Life in Community

Christ the Connector

Friendships Across Many Miles

June 3, 2021 by

Recently I wrote about a visit my husband, Kevin, and I hosted some years ago for a family interested in our community. It was a wonderful (if intense!) and memorable four days for us, and our friendship with our visitors Tim and Liz was only beginning.

Of course, we’d promised to keep in touch. How long do those promises usually last? But days after they left the telephone rang. It was Liz. “I’ve got a question for you which you need to answer honestly,” she said. "Fire away," I replied. Liz asked if she could call once a week to talk over life questions, the hard stuff, and the struggles that life dishes out. And I wasn’t allowed to let her get away with, “Oh, my week’s been fine." Because life’s not like that. I told her I was in, but this had to be reciprocal.

Almost four years and several hundred phone calls have passed between us, two women living in two very different worlds. An open, honest friendship with someone outside of your own experience is invaluable. These relationships are gifts from God. Liz has given meaning to the phrase “sisters in Christ.” Sometimes I feel “deep fat fried” in communal living, but looking at our life through Liz’s eyes changes that, and vice versa. Undoubtedly she’s given me something I need on my journey here, even when I don’t have any wisdom to offer her in return.

EEmbedPhoto by Danny Burrows

These last years haven’t been a bed of roses for either of us. In both our worlds the things most precious to us have been attacked and tested: our marriages, relationships with those around us, unity, and indeed our trust in God. Over the course of the last four years Liz has given up her job to be more free for whatever God has in mind for them (imagine the conversations around that one!) and began home-schooling her kids, which pre-COVID was a huge decision and commitment to make. Then also the search for how community could look for them, where they are, has been long and difficult. And it can be so hard to be patient and trust that God will show you the way forward. One of their friends asked us if we think that anything less than full community is compromise. We countered that by asking why anyone would want to do something half way. But nothing changes the fact that we struggle hard to make it real. And we often need to recalibrate and re-evaluate our understanding of a genuine, living church community. And in so saying, there is absolutely no way we could feel superior to others.

So Liz and I cover a lot in our phone calls. While she confides in me their struggle and search for community with members of their church, I keep her abreast of all the issues we wrestle with to keep our heads above water. Since we don’t know the people in each other’s circles it’s so much easier to point each other unbiasedly toward what’s good and true.

I know for myself, there are times when all you can do is furiously tread water and hope someone sees the distress signals. Then – and this is a big one – you still have to be open to accept the help that comes if you don’t want to drown. Here’s a quick example: I’m someone who struggles a lot with self-accusations, so I went for help to my typically loving husband and got “Hon, can you stop thinking about yourself for thirty seconds?” Yeouch! But he hit a homer that time, for us both. Liz could actually relate to that! And we often end up laughing at ourselves, which I heard somewhere is good for us.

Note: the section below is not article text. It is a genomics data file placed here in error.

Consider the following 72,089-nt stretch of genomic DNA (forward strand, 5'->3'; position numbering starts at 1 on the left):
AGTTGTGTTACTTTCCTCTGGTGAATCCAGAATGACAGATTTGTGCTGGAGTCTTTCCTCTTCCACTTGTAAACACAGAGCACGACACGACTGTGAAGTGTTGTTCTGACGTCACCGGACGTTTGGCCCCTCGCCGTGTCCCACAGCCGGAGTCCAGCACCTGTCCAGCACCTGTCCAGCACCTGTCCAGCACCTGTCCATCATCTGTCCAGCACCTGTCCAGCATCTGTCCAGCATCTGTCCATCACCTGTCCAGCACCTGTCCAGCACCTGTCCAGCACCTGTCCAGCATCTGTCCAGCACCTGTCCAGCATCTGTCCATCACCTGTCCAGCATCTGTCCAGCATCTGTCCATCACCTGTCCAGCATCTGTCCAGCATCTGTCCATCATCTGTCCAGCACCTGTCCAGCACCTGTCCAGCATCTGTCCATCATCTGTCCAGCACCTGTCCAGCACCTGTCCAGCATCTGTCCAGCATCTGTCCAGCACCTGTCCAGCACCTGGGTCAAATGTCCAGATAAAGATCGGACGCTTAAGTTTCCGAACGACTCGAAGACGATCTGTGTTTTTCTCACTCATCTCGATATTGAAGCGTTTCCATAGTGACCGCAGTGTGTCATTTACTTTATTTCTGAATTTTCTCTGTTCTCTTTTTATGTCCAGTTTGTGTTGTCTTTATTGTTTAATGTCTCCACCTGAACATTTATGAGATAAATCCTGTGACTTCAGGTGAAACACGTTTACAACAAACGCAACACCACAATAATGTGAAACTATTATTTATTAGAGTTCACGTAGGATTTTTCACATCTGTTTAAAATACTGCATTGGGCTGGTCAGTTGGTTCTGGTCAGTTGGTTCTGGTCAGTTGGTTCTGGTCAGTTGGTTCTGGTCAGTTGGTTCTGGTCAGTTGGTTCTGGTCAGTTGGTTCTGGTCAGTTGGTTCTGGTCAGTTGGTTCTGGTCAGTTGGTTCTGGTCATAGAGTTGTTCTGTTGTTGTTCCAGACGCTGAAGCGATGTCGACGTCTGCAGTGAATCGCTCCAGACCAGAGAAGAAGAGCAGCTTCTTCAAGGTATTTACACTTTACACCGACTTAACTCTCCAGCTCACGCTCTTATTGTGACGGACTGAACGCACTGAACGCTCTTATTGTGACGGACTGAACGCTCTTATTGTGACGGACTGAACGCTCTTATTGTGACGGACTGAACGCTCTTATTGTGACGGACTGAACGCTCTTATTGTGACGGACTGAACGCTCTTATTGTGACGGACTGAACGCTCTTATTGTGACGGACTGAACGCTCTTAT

And how do I describe the times when I feel dry, empty, or just numb – and there’s no explanation or justification for it? Those times come more often than I wish. But hearing what Liz is dealing with, the challenges of raising kids out there, navigating situations so different from mine, somehow changes my perspective. I wonder in how many of those dry times the real drought is a lack of thankfulness. At those times Liz puts me to shame with her knowledge of the Bible. Somehow she always knows which verse or thought would best encourage me.

Being moms, we tend to discuss parenting more often than not. And our conversations always circle back to the big questions: what does God have in mind for us and our families? How long do we have to wait for an answer? Yesterday would be nice. And so the prayers, the laughter, the encouragements, the firm nudges in this or that direction zing back and forth crossing hundreds of miles and differences as if there were none. Things keep popping up: breakdown of relationships with loved ones, the courage and heartbreak required to be true to Christ above all; how difficult but critical it is to speak openly, out of love to someone you’re worried is going off the rails; vanity . . . gosh that seems to be a weakness that has no regard for vocation, age, or lifestyle! Like a little gnat it crawls under head coverings, flowing skirts, wimples, or tank tops. No discrimination. Feels good though, to give it a slap. So we’ve talked a lot about what has lasting value. Our looks hardly make the list!

Sometimes phone calls aren’t quite enough, and we’ve found ways to nurture our friendship even though we’re several hundred miles apart. We’ve met halfway for lunches, had a couple weekend getaways and Zoom calls, and we’re planning future camping trips with our kids! Long distance friendships like ours take effort and time but are worth more than gold.

I’ve mentioned that we’re two women living in very different worlds, but we do have something in common, and that is our love and trust in a living Christ, who doesn’t see those differences and who wants to bring people together. Christ, our connector. D. T. Niles nails it: “Christianity is one beggar telling another beggar where to find bread.” No one needs to walk alone!


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